Not all shows can be hits — those that aren't usually end up canceled.
As a result, some shows end on brutal cliffhangers, such as "No Tomorrow" and "My Name Is Earl."
Warning: Spoilers ahead for many different TV shows.
Some shows like "The Society" and "Pitch" were only given one season to find their audiences, and, when they didn't, were canceled on huge cliffhangers.
Keep scrolling to read about some TV shows we still think deserve better than what they got.
We'll never know if Ruth rejoins the Gorgeous Ladies of Wrestling in "GLOW," which aired on Netflix from 2017 to 2019.
"GLOW," a drama set in the over-the-top world of '80s women's wrestling, wasn't a smash hit for Netflix, but it had a very dedicated fan base who were distraught when it was canceled in October 2020, over a year after it had been renewed. According to Deadline, the COVID-19 pandemic made returning to filming logistically impossible, and, instead of delaying further, the streamer decided to cancel it instead.
The third season ended with Ruth, the main character, deciding to leave Las Vegas and get on a plane, without giving a definite answer if she'd return to film another season of "GLOW," the in-universe show that the characters starred in.
With a large ensemble, there were plenty of unresolved plots that a fourth season would've tied up, but fans won't get to see them.
Katy Keene confronted the man who might be her father in the series finale of "Katy Keene."
It followed aspiring fashion designer Katy Keene and her group of friends who were all trying to make it in New York City, including "Riverdale" character Josie McCoy, of Josie and the Pussycat Dolls.
Throughout the season, Katy's late mother is mentioned frequently and seen in flashbacks, but one of the great mysteries of her life is the identity of her father. At the end of the finale, Katy meets Leo Lacy, the son of Katy's boss — and potentially her father?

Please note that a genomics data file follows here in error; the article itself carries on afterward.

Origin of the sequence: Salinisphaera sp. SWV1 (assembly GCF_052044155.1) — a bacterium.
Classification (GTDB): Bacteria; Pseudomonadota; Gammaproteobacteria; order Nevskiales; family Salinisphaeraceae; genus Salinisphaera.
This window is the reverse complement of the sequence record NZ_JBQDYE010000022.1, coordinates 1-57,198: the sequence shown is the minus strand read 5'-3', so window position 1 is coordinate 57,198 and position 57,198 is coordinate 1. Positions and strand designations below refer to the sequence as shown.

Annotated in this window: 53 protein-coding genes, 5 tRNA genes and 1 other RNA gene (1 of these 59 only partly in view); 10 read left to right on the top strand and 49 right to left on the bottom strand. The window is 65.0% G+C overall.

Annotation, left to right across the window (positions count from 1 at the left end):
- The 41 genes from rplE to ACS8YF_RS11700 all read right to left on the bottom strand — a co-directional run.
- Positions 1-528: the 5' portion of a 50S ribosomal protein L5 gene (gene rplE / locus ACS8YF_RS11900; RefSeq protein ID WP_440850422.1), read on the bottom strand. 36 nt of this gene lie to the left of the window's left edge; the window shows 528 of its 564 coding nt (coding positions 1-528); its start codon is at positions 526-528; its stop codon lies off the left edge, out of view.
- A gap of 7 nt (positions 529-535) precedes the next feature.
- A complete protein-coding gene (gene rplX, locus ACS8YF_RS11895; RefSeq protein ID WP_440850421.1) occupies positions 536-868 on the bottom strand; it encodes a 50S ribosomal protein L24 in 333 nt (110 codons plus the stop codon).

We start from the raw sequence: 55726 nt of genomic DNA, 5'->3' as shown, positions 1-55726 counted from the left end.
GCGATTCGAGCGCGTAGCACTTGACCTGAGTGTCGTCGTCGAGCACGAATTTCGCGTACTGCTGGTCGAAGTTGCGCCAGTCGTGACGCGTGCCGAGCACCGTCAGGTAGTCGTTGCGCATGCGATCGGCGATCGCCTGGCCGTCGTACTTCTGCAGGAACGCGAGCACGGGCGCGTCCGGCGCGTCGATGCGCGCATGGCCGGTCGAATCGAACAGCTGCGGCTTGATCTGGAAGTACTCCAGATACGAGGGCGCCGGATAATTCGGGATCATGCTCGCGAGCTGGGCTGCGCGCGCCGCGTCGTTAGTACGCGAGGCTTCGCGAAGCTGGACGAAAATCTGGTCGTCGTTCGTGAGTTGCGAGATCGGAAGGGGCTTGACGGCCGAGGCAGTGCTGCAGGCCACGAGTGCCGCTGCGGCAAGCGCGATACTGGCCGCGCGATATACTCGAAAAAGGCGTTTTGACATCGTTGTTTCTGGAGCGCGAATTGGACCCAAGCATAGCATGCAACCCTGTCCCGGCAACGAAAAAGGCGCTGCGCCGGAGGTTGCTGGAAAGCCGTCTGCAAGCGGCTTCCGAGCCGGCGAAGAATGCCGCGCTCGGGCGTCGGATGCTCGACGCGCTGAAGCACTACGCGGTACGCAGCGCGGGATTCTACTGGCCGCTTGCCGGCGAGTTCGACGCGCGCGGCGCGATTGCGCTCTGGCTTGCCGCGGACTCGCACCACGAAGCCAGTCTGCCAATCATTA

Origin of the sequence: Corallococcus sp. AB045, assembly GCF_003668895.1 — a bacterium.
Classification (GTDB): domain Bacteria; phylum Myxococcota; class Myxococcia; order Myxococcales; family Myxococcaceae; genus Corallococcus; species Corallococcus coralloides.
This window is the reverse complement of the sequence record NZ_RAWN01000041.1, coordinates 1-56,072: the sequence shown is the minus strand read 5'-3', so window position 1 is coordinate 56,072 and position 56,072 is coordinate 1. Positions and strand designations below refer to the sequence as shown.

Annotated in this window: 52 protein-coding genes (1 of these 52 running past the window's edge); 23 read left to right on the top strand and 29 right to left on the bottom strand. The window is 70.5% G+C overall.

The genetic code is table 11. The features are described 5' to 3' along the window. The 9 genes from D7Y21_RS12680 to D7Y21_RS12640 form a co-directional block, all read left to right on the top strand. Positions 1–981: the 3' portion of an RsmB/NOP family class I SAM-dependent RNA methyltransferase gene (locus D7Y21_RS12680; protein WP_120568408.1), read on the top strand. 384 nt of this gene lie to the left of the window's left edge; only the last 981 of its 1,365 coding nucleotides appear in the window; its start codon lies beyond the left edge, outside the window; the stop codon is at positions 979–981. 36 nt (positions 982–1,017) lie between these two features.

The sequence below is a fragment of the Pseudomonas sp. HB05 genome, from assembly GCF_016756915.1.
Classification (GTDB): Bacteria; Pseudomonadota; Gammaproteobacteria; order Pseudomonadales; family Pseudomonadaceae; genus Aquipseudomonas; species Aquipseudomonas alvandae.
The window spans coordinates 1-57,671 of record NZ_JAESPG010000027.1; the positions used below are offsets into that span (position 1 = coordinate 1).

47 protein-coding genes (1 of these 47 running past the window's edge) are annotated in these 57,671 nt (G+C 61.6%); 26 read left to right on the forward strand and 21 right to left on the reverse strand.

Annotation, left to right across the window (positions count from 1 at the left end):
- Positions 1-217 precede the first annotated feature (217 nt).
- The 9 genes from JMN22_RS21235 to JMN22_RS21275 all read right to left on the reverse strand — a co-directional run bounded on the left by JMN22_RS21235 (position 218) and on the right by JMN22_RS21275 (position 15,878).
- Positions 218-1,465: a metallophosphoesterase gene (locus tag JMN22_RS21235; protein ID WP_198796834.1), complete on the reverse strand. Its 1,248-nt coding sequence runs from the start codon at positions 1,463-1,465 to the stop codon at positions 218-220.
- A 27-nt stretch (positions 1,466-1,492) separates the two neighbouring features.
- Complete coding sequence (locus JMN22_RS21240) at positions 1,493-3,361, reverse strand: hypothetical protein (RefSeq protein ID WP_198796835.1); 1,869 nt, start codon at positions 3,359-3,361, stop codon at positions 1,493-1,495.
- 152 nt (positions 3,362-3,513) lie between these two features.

Unfortunately, the show was canceled and Katy's parentage remains a mystery.
The 2019 series "The Society" was canceled after just one season by Netflix, failing to answer the big question: What happened to the residents of West Ham?
In "The Society," a group of high schoolers return from a field trip to find their town has vanished into thin air, including their parents and the rest of their families. They also discover a dense forest has surrounded the town, and the outside world has seemingly ceased to exist.
While most of the season revolves around a "Lord of the Flies"-esque story of the teens trying to build a society, there's a running background mystery of what, exactly, is going on. The first (and only) season finale seems to imply the kids are in a parallel universe of some kind — we see the "real" West Ham, with a group of schoolchildren reading a plaque with the names of the missing teenagers.
The show was originally renewed for a second season in 2019, but, due to the pandemic, it wound up getting canceled in 2020, as Deadline reported.
"Prodigal Son" ended with Bright stabbing his father, but it's unclear whether he survived.
"Prodigal Son," which lasted from 2019 to 2021, was about Malcolm Bright, a former FBI profiler turned NYPD consultant, who brought some special firsthand knowledge to his job — his father, Martin, is a serial killer known as the Surgeon who killed 23 people. The show saw Bright lean on his father for help understanding the minds of the murderers he profiles.
At the end of season two, Martin saves his son's life, only to turn on him in the end and attempt to kill him, but Bright, who had always been afraid of killing someone, stabbed his father first.
Fox canceled the series before the finale aired in May 2021, so we may never know what happened to Martin.
At the end of "Zoey's Extraordinary Playlist," it seemed Zoey's musical gift had transferred to Max, but we may never know why.
"Zoey's Extraordinary Playlist," which aired from January 2020 to May 2021, followed Zoey, a programmer who, after an accident involving an MRI machine and an earthquake, can hear people's innermost thoughts via song. Throughout two seasons, Zoey learned secrets she didn't want to know due to this "gift," and she had to deal with the consequences.
In the series finale, it's revealed that Zoey's musical gift had transferred to her best friend/boyfriend Max — he finally hears her sing a song to him for the first time.